Robinhood.io isn’t that big of a deal

A new upstart in the stock broker-dealer market Robinhood.io recently announced it’s pre-existence, spotlighted by an investment from Google and Andreessen Horowitz, promising the miracle of completely free stock trading. Some cheered to celebrate an end to investing fees while others are left scratching their heads wondering what the catch is.

It is entirely possible that Robinhood is completely genuine in their claim to “always get you the best price possible”. However, “possible” can be pretty broadly defined. As is often repeated: if you’re not paying for the product, then you’re not the customer; you are the product.

Robinhood claims that API fees and margin accounts will provide sufficient revenues, but what they leave unsaid is more telling. Read some of this discussion on HN carefully and you’ll see some additional theories emerge. Most interesting is the idea retail brokers can “sell” their trading flow from unsophisticated investors (aka: the small fish) to the more sophisticated market makers (aka: sharks) who use high frequency algorithms to nearly guarantee profits by carefully managing the bid/ask spread.

The central issue with playing the markets is how opaque the internal workings of the markets are and how difficult it is to tell who’s getting rich off of whom. The lack of transparency in market systems should be enough to give anyone pause. For a humorous opinion on this read James Altucher’s “who makes money on Wall Street”. Once you get past the snark and fatuously antagonistic tone, you’ll find someone with experience in trading as well as algorithmic trading strongly arguing that this is a losers game for all but the closest of insiders, richest of the rich, or fastest among algorithms. While I don’t completely agree with these generalizations, they do seem to be mostly true. To go a little deeper, I’d also recommend The Wall Street Code. The basic premise is that even amongst the fastest algorithms, the table appears to be rigged towards insiders.

Of course, the markets aren’t necessarily “rigged” per-se, but there is, at the very least, subtle and hidden fees being collected by all the internal deal makers who get their cut by “helping” make deals with your money. This is entirely separate from the other fees and commissions you do (or don’t in the case of Robinhood) pay. This arguably creates a kind of “drag” which works against your outcomes, particularly if you trade often. Trying to make short term gains on risky bets can work doubly against you if you’re often on the losing side of those bets. The market makers know this game well and are effective at using it against you.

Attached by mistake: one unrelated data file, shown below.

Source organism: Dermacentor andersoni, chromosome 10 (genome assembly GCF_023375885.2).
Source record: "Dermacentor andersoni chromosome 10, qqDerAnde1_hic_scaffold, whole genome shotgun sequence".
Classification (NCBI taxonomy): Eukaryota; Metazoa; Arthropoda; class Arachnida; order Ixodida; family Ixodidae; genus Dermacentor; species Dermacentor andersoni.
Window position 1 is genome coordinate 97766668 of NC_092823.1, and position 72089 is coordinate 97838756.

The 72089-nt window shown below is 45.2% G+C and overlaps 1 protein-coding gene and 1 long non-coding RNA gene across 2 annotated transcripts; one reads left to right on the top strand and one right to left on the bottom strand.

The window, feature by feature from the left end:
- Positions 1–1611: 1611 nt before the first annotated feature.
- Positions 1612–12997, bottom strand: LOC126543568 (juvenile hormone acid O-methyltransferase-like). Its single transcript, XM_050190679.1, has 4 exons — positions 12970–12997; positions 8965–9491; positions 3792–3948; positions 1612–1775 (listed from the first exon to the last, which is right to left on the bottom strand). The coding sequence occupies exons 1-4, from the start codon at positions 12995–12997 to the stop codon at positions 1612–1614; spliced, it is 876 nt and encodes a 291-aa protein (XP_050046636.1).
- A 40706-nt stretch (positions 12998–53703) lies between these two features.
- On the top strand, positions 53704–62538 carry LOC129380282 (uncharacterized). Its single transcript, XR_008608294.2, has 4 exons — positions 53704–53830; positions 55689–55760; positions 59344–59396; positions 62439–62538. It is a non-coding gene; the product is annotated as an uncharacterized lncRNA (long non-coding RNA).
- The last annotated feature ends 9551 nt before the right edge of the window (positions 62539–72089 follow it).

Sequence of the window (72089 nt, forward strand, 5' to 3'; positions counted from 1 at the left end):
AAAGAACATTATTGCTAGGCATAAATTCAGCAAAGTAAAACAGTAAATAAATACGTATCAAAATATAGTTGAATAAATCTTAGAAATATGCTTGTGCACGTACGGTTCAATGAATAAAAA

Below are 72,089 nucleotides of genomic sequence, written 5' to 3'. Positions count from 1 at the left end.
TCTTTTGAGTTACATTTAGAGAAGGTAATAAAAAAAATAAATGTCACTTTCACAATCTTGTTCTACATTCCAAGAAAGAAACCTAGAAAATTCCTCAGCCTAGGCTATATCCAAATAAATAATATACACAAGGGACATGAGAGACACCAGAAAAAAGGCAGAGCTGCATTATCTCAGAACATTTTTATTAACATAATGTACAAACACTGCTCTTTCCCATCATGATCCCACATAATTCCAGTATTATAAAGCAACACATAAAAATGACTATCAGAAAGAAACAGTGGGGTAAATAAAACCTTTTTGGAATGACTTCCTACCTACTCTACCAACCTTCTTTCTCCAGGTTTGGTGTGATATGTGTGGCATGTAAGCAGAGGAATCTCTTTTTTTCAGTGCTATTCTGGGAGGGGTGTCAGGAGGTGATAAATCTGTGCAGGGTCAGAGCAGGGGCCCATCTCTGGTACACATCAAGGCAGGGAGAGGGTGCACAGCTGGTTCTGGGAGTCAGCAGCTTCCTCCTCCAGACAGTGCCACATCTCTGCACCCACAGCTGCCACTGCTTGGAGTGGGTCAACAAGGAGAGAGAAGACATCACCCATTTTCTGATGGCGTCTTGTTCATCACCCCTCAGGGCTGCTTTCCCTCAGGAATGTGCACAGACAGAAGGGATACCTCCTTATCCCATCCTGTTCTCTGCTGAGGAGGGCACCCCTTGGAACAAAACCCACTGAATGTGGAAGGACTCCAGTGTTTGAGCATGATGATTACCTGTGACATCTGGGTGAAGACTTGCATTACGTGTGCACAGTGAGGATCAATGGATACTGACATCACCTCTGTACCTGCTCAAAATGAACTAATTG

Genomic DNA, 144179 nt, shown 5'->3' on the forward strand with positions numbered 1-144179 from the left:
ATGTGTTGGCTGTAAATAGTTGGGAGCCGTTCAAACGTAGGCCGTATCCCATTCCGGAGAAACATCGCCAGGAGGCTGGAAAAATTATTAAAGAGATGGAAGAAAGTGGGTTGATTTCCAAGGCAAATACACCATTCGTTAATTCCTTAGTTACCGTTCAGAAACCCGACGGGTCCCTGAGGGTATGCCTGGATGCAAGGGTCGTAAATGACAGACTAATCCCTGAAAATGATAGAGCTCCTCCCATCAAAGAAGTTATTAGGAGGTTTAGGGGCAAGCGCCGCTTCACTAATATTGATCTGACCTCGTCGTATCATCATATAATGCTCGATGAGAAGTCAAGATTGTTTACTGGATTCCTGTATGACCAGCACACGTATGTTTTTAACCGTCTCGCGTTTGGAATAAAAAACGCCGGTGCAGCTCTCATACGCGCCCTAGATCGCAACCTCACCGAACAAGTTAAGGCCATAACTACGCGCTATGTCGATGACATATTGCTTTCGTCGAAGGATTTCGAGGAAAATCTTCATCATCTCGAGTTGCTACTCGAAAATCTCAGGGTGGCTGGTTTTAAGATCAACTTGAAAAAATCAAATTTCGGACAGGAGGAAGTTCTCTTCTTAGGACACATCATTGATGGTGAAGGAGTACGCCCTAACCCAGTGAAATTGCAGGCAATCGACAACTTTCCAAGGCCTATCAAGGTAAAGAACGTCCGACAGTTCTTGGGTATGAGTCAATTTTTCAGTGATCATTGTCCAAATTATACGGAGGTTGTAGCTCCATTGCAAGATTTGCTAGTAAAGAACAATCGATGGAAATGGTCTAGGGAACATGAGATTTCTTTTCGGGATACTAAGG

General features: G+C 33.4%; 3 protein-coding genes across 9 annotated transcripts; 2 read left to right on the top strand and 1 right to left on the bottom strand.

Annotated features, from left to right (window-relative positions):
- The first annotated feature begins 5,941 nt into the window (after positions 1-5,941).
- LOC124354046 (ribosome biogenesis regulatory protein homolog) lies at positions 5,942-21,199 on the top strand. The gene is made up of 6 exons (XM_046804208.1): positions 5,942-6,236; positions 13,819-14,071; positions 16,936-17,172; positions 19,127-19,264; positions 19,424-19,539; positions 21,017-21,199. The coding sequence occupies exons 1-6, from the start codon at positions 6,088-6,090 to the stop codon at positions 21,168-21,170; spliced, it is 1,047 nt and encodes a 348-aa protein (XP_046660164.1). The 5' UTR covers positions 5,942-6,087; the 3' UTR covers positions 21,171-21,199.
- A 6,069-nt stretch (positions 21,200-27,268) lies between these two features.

Let’s say, for the moment, you feel I’ve got it all wrong (entirely possible) and plan to go for it anyways. Well then, I’d ask, why wait for an unproven upstart with an unclear business model? You can do this right now with Interactive Brokers (no affiliation), who are well known, modern and low-cost—It’s not free, but $0.01/share seems pretty good—For quants wanting to test their algorithms they have an API with libraries on Github (how’s that for the old fashioned finance). Additionally, you could also check out Quantopian. They allow you to build and backtest algorithms for free against historical minute-level data. Their live trading beta lets you then connect with an Interactive Brokers account so you can play for “realz realz”. Again I want to stress I’m not recommending this, just showing that the future is already here, and even available in Canada for a change. Robinhood.io’s pricing model and modern touch may be novel, but it doesn’t seem all that groundbreaking.

In the end, it’s wise to remember there’s no free lunch. If you want to be a winner in the markets, you can either become an insider (aka: cheater) or, like the rest of us, build your wealth slow and steady sticking to proven long term strategies. The latter is clearly harder but is still, and by far, the most statistically reliable method. Everything else is tantamount to gambling, and like most casinos the house always wins.

Thanks to Roham Gharegozlou for providing feedback on an early draft of this post.